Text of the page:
The second alternate embodiment shown in FIGS. 18 and 20 is similar to the first alternate embodiment shown in FIGS. 17 and 19. This second alternate embodiment is suitable for use with thinner smart or chip cards having, for example, a thickness of about 0.76 mm. The embodiment of FIGS. 18 and 20 is identical to the embodiment of FIG. 17 except that the rib 106 is eliminated from the cover 6 and the cover is dimensioned so that the height of the card slot 10 between cover and the base is less than for the embodiment of FIGS. 17 and 19. In this second alternate embodiment, the cover engages the contact points 96 of both the front and rear data contacts 12 and deflects or preloads the contacts by a sufficient amount that the tips 108 on the contacts are positioned below the card slot 10 in channels 34 so that the tips 108 are not exposed, as shown in FIG. 20. Both of the alternate embodiments use the same data contacts 12 and the same housing base 4. The thick card version of FIGS. 17 and 19 uses one cover and the thin card version of FIGS. 18 and 20 uses a second cover.
Although only three representative embodiments of this invention are depicted herein, other structures incorporating this basic invention would also be apparent to one of ordinary skill in the art. For example, the channel preload tabs could be separate members attached to the housing base after the data contacts are inserted into the mounting cavities. In another example, the data contacts could be insert molded into the housing base with the contact arms being preloaded in the manner depicted herein. If stubbing were the only problem to be addressed in a product incorporating this invention, only the forwardly facing data contacts need be snapped into the contact channels. Selected non-preloaded contacts could also serve the same function as the molded diverter springs. These examples are only some of the modifications to the embodiments depicted herein that would not depart from the invention described herein. Therefore, the following claims should not be interpreted as being limited to these embodiments.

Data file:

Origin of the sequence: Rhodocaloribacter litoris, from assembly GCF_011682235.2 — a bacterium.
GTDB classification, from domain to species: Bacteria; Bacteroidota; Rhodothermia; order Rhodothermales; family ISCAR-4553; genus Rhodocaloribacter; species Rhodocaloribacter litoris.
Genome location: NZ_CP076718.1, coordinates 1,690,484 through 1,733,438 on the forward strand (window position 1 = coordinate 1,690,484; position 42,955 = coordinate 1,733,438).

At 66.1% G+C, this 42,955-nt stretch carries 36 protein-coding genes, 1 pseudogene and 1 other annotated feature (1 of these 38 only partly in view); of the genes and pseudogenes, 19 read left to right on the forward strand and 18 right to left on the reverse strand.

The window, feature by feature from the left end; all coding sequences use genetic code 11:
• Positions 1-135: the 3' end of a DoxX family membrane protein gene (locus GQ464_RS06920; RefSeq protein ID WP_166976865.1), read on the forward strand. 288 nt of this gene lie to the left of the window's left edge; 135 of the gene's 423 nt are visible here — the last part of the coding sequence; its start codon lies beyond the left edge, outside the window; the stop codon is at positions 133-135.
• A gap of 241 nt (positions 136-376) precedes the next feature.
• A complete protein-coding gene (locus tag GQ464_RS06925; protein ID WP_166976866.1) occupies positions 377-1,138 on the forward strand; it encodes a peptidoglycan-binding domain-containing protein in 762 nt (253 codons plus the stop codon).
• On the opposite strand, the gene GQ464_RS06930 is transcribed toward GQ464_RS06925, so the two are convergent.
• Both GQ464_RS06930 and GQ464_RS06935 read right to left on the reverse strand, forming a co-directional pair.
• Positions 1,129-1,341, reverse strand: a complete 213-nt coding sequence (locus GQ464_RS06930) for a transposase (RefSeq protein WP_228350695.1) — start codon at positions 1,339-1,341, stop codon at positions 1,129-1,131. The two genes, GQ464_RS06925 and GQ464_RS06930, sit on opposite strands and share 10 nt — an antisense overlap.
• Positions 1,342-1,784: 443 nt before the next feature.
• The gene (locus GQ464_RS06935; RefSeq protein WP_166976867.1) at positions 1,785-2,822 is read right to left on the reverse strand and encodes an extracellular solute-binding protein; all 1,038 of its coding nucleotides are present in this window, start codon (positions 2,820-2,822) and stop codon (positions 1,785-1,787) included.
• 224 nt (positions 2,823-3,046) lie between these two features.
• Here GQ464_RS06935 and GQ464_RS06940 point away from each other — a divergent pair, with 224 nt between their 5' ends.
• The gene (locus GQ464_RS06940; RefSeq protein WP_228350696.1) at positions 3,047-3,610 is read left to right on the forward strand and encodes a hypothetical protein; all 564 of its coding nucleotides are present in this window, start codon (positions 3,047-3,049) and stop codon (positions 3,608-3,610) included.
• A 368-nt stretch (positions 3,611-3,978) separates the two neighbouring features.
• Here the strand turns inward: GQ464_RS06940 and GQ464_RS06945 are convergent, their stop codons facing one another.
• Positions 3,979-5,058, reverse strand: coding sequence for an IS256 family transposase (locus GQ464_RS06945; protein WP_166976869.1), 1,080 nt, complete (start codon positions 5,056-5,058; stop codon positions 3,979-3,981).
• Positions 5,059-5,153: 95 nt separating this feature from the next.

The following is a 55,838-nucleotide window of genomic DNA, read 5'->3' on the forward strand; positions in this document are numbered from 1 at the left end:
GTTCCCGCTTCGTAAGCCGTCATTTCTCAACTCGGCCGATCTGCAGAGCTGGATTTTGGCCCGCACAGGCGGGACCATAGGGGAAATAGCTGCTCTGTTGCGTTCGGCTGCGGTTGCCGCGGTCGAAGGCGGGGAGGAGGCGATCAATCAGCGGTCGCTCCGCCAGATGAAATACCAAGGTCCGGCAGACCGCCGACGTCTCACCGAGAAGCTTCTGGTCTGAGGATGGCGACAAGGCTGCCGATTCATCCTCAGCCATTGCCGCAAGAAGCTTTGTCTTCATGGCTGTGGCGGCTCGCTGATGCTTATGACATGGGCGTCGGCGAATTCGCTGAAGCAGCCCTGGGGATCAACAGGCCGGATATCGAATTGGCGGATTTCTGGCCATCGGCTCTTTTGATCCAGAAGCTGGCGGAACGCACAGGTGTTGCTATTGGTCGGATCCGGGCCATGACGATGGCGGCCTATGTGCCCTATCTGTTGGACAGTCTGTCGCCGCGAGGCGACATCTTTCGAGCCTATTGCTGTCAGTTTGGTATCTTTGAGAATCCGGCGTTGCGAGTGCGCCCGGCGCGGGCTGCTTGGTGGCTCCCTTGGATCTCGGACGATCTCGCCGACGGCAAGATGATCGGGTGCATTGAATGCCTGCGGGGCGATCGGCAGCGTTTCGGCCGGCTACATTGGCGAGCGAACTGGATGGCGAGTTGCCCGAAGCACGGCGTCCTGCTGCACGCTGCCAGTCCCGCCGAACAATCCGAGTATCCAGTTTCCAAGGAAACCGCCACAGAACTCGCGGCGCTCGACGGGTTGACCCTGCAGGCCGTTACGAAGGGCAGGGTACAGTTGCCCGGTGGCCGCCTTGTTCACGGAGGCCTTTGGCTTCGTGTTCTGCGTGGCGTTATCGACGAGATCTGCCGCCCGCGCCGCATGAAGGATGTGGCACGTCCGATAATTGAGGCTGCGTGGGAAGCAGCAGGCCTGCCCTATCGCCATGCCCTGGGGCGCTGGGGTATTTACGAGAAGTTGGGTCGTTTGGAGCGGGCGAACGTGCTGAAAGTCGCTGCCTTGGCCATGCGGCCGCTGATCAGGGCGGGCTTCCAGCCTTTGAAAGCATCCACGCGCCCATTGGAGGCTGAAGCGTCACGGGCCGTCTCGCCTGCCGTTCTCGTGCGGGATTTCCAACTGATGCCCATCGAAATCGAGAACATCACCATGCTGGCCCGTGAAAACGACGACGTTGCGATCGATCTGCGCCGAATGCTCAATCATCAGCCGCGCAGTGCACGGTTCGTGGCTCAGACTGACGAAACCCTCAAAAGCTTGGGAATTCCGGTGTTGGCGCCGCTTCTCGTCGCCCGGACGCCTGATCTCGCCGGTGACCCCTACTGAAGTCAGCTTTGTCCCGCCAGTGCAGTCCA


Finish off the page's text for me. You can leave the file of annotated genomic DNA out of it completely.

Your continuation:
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|U.S. Classification||439/630, 439/260|
|Cooperative Classification||G06K7/0021, G06K7/0069|
|European Classification||G06K7/00K7E, G06K7/00K2|
|Apr 28, 1995||AS||Assignment|
Owner name: WHITAKER CORPORATION, THE, DELAWARE
Free format text: ASSIGNMENT OF ASSIGNORS INTEREST;ASSIGNORS:BROSCHARD, JOHN L., III;JACOBS, EDMUND L.;KATZAMAN, RONALD E.;AND OTHERS;REEL/FRAME:007549/0045
Effective date: 19950428
|Feb 26, 2001||FPAY||Fee payment|
Year of fee payment: 4
|Mar 16, 2005||FPAY||Fee payment|
Year of fee payment: 8
|Mar 16, 2009||FPAY||Fee payment|
Year of fee payment: 12